Four: Schedule visits to colleges. Can you see yourself living there? Do they have the programs you are interested in? Are you within the admissions statistics range? Talk these over with your parents.
Five: Visit with college admissions representatives. These are the individuals who may be reading your application for admissions. Attend a session at your school, a local information session, a college fair, or take a tour of the college in person or online.
Six: Focus in on completing your application essays. Before you know it, you will be involved in your classes and activities and the essay task could slip to the back of your priorities. Since the essays can be the tipping factor in the admissions process, take your time to write an essay that tells the school more about you beyond the numbers and grades. Answer the question, revise, proof and double check your essay. Watch your grammar and syntax. Your English teacher and guidance counselor would be happen to review it and share their opinion. The essay may be one of the most important documents you submit!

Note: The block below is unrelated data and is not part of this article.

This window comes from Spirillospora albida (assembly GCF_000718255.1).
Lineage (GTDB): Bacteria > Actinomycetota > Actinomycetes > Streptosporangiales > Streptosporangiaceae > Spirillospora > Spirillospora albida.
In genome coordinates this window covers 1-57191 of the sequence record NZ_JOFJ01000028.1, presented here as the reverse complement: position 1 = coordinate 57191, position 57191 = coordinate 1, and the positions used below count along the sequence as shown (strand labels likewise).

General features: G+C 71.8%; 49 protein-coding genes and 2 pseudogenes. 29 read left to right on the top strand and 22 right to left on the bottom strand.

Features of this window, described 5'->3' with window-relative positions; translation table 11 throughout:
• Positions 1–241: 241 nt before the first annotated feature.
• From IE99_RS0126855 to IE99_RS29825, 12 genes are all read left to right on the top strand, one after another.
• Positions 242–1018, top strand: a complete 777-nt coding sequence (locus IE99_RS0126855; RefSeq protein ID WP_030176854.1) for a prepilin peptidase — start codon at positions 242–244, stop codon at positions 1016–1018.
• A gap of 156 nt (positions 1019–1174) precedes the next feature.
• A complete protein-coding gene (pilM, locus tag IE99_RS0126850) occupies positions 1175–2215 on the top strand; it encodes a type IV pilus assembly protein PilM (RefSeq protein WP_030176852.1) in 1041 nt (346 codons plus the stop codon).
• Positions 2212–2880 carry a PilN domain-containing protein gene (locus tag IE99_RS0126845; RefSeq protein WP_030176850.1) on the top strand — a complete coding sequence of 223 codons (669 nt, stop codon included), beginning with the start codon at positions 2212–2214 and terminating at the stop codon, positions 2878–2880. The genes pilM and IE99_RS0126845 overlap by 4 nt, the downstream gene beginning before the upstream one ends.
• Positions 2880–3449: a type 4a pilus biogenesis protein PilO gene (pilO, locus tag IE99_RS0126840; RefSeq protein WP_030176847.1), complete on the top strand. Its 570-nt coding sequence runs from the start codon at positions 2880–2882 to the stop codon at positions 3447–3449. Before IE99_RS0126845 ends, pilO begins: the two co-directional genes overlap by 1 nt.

Seven: Ask your teachers and counselors to write letter of recommendations. Check the application directions to see what is required and follow this lead. If they do require two, the college is usually looking for two teachers who taught you during your junior or senior year in a core subject area such as math, English, science, history, or modern and classical languages. The teachers may want additional information from you such as your activities and leadership experience. Teachers and counselors will need a few weeks to write your letter. Your counselor will need time to coordinate additional pieces beyond your recommendation including your transcript and other supporting documents.